The GCEU first observed that the level of proof required to launch an inspection is obviously lower than that necessary to characterize an infringement of competition law. With this fundamental distinction in mind, and taking into account the nature of the alleged practices in the present case, the GCEU considered that the threshold for considering that the Commission has sufficiently strong evidence - to suspect a concerted practice such as an information exchange - is, in practice, relatively low. Indeed, the burden of proof on the Commission to establish a concerted practice being already eased thanks to the existence of a presumption that a company receiving information from a competitor will adapt its market behavior accordingly, the level of evidence required to launch an investigation against a company suspected of having engaged in such practices should be  even lower. 

The GCEU therefore concluded that the Commission, which brought forward evidence suggesting that ITM and Casino simultaneously requested similar level of discounts from their suppliers, had sufficiently strong evidence in relation to the First alleged conduct to justify a dawn raid. 

But, in relation to the Second alleged conduct, the GCEU considered that the Commission failed to show that it had sufficiently strong evidence to reasonably suspect an illegal exchange of information between ITM and Casino regarding their future commercial strategies. 

To reach this conclusion, the GCEU carefully analyzed the evidence on which the Commission’s suspicions were based and noted that the Commission relied almost exclusively on one piece of evidence concerning a general meeting organized by ITM in September 2016 to present its commercial priorities, at which a representative of Casino was present.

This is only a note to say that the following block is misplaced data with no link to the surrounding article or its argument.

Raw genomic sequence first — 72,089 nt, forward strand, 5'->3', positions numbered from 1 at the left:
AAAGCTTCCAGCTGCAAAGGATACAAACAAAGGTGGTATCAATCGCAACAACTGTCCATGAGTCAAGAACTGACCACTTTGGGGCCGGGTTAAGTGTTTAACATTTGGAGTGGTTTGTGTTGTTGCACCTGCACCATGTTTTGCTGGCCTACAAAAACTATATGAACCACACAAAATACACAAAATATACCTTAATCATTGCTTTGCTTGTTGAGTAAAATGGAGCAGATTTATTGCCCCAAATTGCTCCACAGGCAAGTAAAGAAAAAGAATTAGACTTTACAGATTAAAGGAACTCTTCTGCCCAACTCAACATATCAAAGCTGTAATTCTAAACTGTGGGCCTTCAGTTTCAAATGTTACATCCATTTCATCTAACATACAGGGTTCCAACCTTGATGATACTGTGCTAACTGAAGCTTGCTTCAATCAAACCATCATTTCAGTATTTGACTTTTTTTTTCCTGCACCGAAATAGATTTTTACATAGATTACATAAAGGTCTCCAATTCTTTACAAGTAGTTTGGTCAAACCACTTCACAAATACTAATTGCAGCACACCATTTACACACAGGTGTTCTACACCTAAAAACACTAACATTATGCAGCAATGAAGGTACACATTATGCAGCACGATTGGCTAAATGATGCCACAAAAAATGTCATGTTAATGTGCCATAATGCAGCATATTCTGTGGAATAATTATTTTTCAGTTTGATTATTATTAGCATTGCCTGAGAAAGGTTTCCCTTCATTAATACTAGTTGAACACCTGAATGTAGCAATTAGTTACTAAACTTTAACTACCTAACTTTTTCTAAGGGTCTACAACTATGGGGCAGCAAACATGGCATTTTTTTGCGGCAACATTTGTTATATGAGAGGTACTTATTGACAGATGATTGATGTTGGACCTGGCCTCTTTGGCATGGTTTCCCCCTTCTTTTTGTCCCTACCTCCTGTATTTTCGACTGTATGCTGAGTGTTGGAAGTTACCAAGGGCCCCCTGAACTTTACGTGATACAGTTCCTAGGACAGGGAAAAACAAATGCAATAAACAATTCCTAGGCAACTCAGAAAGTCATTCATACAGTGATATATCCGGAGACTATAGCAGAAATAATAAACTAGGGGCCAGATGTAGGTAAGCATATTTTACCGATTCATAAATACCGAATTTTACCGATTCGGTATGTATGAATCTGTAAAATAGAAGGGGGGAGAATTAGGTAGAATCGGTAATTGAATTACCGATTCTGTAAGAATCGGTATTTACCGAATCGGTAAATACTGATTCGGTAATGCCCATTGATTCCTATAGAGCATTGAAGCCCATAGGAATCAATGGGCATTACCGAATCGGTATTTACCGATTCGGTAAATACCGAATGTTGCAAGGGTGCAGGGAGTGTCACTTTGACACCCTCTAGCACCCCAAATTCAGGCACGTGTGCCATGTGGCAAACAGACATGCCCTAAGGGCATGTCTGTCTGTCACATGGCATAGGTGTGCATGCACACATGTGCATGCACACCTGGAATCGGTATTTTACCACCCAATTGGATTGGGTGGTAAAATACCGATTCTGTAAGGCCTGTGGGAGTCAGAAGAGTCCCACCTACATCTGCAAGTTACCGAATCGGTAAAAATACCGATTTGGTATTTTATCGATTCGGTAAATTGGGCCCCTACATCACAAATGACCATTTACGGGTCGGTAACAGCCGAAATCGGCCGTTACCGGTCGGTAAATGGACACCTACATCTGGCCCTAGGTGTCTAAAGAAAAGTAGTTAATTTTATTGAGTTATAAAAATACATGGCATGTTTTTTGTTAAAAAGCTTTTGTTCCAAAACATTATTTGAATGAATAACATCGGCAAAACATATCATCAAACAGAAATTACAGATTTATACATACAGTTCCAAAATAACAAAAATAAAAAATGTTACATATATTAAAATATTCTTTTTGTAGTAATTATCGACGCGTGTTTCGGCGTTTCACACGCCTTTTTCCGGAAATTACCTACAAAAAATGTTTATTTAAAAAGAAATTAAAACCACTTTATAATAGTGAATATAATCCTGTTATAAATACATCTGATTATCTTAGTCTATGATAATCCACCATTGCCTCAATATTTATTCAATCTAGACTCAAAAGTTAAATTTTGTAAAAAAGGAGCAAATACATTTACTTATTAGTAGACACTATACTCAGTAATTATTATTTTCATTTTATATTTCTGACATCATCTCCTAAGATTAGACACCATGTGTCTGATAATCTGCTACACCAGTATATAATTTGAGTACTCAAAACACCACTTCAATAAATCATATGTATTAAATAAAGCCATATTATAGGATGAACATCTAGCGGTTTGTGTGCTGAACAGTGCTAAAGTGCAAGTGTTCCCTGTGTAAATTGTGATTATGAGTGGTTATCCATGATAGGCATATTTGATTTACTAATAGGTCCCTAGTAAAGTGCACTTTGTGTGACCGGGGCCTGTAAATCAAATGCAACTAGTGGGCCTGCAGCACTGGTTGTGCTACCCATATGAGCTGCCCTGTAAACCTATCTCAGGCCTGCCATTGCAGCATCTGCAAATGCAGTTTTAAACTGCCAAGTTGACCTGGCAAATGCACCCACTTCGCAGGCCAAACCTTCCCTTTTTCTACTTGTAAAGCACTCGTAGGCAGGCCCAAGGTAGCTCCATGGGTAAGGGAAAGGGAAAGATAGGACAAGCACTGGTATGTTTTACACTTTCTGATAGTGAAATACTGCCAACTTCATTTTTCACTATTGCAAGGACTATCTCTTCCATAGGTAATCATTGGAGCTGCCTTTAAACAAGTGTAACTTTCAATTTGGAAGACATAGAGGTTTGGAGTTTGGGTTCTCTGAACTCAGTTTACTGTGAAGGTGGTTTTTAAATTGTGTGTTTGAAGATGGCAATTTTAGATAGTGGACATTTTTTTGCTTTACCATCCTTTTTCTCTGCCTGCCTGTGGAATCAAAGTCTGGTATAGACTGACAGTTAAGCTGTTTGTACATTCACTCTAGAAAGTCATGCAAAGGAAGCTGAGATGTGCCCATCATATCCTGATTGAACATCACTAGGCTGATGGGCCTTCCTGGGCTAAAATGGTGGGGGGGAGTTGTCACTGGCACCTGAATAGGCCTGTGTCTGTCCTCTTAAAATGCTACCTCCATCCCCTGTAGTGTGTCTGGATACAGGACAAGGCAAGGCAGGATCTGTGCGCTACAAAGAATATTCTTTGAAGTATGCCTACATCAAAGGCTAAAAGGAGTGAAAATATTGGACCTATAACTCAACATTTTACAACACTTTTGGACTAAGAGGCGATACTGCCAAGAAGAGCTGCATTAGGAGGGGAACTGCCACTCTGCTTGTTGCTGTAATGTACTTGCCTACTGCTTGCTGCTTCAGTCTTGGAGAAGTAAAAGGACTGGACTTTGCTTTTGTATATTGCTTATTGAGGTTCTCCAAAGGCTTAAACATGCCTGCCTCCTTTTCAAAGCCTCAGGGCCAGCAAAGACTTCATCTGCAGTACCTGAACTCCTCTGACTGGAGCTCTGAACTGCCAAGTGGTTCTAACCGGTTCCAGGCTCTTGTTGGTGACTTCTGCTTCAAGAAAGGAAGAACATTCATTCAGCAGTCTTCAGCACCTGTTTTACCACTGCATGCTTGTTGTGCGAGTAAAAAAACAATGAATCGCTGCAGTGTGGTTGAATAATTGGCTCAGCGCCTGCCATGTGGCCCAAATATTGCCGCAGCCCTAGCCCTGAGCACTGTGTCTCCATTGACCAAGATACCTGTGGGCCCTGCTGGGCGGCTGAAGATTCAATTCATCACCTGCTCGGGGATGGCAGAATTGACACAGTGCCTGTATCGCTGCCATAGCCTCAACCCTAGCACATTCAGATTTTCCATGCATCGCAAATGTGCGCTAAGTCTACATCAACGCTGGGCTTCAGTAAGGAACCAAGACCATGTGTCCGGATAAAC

However, it appeared that this representative in fact attended the meeting only in his capacity as co-executive director of INCA (the central purchasing organization that, at the time of the alleged practices, negotiated both ITM’s and Casino’s commercial terms with suppliers) and was bound by strict confidentiality obligations. In addition, the GCEU noted that more than 400 suppliers as well as journalists participated in that meeting, and that ITM’s announcements were publicized after the meeting in specialized press. 

The GCEU thus pointed out that the information communicated by ITM at that meeting could not be regarded as confidential, but, to the contrary, ought to be considered as genuinely public, which in itself prevents the characterization of an anticompetitive information exchange. Therefore, the GCEU concluded that, without further evidence, the mere dissemination at a public event of general information on ITM’s commercial strategy was not sufficient to give rise to a suspicion on the part of the Commission of a potential illegal exchange of information between ITM and Casino.

The partial annulment of the Decisions is a welcome reminder to the Commission that, in exercising its powers, it must give due account to the rights of the companies being raided and thus cannot, without sufficient evidence to suspect a potential infringement, order an inspection that is, by its very nature, intrusive. 

Footnotes

1) Regulation No. 1/2003 on the implementation of the rules on competition laid down in Articles 81 and 82 (now 101 and 102) of the Treaty (OJ L001 4.1.2003, pp. 1-25).

DISCLAIMER: Because of the generality of this update, the information provided herein may not be applicable in all situations and should not be acted upon without specific legal advice based on particular situations.